Skip to main content
Select Image


Friday, January 7, 2022

The start of the year has us all googling ways to improve our money management, determined to start the year out right. Budgeting may seem overwhelming for the uninitiated or restrictive to those who've tried before and failed, but there's no better time to start over and rethink budgeting for your lifestyle.

It’s time to view budgets as a critical method to help you maximize your spending and saving. So yes, even with a budget, you can still buy that daily specialty coffee.

To get the inside scoop on budgeting, we sat down with Joe Matos, Financial Relationship Manager at YNCU, who shares his top tips to building a better budget and setting yourself up for financial success this year.

1. Be realistic with your spending

If you are left with less money than you would like at the end of each month, then it may be time to sit down and reevaluate exactly how much money you spend.

Make sure you are looking at major recurring expenses, as well as small, impulsive purchases, such as coffee runs, going out for lunch or ordering takeout a couple times a week. While these may feel insignificant, they can really add up and may be the root cause of your overspending.

While planning your budget, you’ll also want to use after-tax dollars, to ensure you are taking into account the full value of your common expenses.

Finally, you’ll want to take into account fluctuations. If you have seasonal or monthly bills with balances that change, use an average to guide you as you plan out your ongoing expenses.

Taking into account all of these tips, you should be able to create a realistic outline of what your spending looks like each month and adjust accordingly as life changes.

2. Use your past spending as a starting point

When planning for the year ahead, we always recommend looking back. By reviewing old bank statements or scrolling through your chequing history, you can get a clearer picture of your spending habits and identify areas for improvement.

Looking through your past year of spending not only outlines the categories that account for most of your monthly spending, but it can also help you see what times of the year tend to be the most expensive for you.

If you know you have a few birthdays in one specific month, go out more often in the summer or tend to go overboard with spending around the holidays, then you can start budgeting for these expenses in advance.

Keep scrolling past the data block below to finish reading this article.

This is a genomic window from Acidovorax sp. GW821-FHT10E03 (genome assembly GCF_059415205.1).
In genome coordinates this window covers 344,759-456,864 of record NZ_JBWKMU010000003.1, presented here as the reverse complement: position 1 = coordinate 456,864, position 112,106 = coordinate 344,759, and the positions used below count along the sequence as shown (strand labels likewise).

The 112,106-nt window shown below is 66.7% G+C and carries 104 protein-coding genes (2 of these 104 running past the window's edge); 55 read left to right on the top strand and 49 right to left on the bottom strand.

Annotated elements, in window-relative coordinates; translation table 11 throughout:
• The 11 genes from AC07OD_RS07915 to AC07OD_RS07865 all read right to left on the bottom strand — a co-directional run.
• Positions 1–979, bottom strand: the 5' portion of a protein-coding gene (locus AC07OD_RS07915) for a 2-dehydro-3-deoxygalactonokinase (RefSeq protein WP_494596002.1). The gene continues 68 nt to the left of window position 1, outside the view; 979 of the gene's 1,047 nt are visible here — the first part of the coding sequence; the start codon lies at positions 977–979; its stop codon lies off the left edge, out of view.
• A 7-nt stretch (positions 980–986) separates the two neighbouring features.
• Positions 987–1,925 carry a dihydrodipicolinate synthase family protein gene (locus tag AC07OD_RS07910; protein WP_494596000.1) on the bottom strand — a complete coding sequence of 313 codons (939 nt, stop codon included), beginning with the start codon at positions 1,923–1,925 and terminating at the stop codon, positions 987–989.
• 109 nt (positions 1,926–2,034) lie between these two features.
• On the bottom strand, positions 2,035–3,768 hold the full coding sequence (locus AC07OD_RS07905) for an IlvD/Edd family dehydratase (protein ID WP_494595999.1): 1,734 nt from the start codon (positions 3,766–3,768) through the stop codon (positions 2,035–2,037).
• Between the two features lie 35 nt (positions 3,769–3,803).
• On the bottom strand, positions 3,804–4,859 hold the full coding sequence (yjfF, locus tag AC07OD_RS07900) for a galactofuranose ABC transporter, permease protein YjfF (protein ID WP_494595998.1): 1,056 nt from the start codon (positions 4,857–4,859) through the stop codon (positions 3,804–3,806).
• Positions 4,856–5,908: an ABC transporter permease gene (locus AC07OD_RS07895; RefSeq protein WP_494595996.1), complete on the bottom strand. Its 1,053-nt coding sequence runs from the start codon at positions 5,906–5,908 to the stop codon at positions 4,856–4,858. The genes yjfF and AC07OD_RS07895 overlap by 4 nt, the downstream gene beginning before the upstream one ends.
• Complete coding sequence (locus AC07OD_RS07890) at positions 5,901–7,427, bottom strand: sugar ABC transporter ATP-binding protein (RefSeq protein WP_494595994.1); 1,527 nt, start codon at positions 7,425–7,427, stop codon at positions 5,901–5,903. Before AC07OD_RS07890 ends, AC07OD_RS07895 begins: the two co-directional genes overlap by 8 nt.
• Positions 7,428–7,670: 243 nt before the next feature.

3. Create sinking fund accounts

Now that you know what times of the year tend to break your budget, we recommend setting up a few short-term savings accounts (also known as sinking fund accounts) where you can slowly set money aside in preparation for major expenses.

Whether you have a vacation coming up, a wedding party you’ll be a part of or need to put money aside for a down payment, there’s no better time than right now to start planning financially.

To maximize your savings potential, create automatic transfers from your chequing to savings. Even a transfer of $5 a month can make a big difference the earlier you start.

4. Don’t ignore your retirement

When we’re young, we tend to view retirement as an incomprehensible milestone. With so much time left between now and the age at which we can retire, why bother saving?

In actuality, there is no better time to start! We always recommend paying yourself first by investing in your future self.

Find some room in your monthly budget for retirement savings and have a recurring payment go to your Registered Retirement Savings Plan (RRSP). With compound interest that accumulates on each and every dollar you add into your account, your savings will add up quickly over time.

5. Don’t self-sabotage

Have you ever heard of people giving up on their diet after enjoying a piece of cake because “they’ve ruined all of their progress?”

The same logic applies to some people when it comes to their budget.

Mistakes happen. Major unexpected expenses happen. Cars break down and pets need emergency vet care. At the end of the day, we are all human and life can be unpredictable. But that is no reason to give up on your budget.

Whether you pull money from an emergency savings account, make a withdrawal from a sinking fund account, or need a little extra help in the form of a small line of credit or loan to get back on track, have compassion for yourself and remember that you can get yourself back on track. Just remember to include a repayment plan in your budget, and set a goal and timeline to have all loans repaid.

After major unexpected expenses arise, we understand it can feel discouraging to continue your budget. Luckily, we’re always here to help. Reach out to your local YNCU advisor if you need some extra help or insight during those tough times.

Setting and keeping a budget shouldn’t be stressful! Now that you have a plan in hand, you can take control of your monthly spending, plan for unexpected costs and set your future self up for success.

If you need a little extra help finding a budget that works for you, book an appointment online to meet with one of our experienced financial advisors and design a tailored plan to meet your needs.

Interested in more honest money talk tips? Give us a follow on Facebook, Instagram, Twitter or LinkedIn.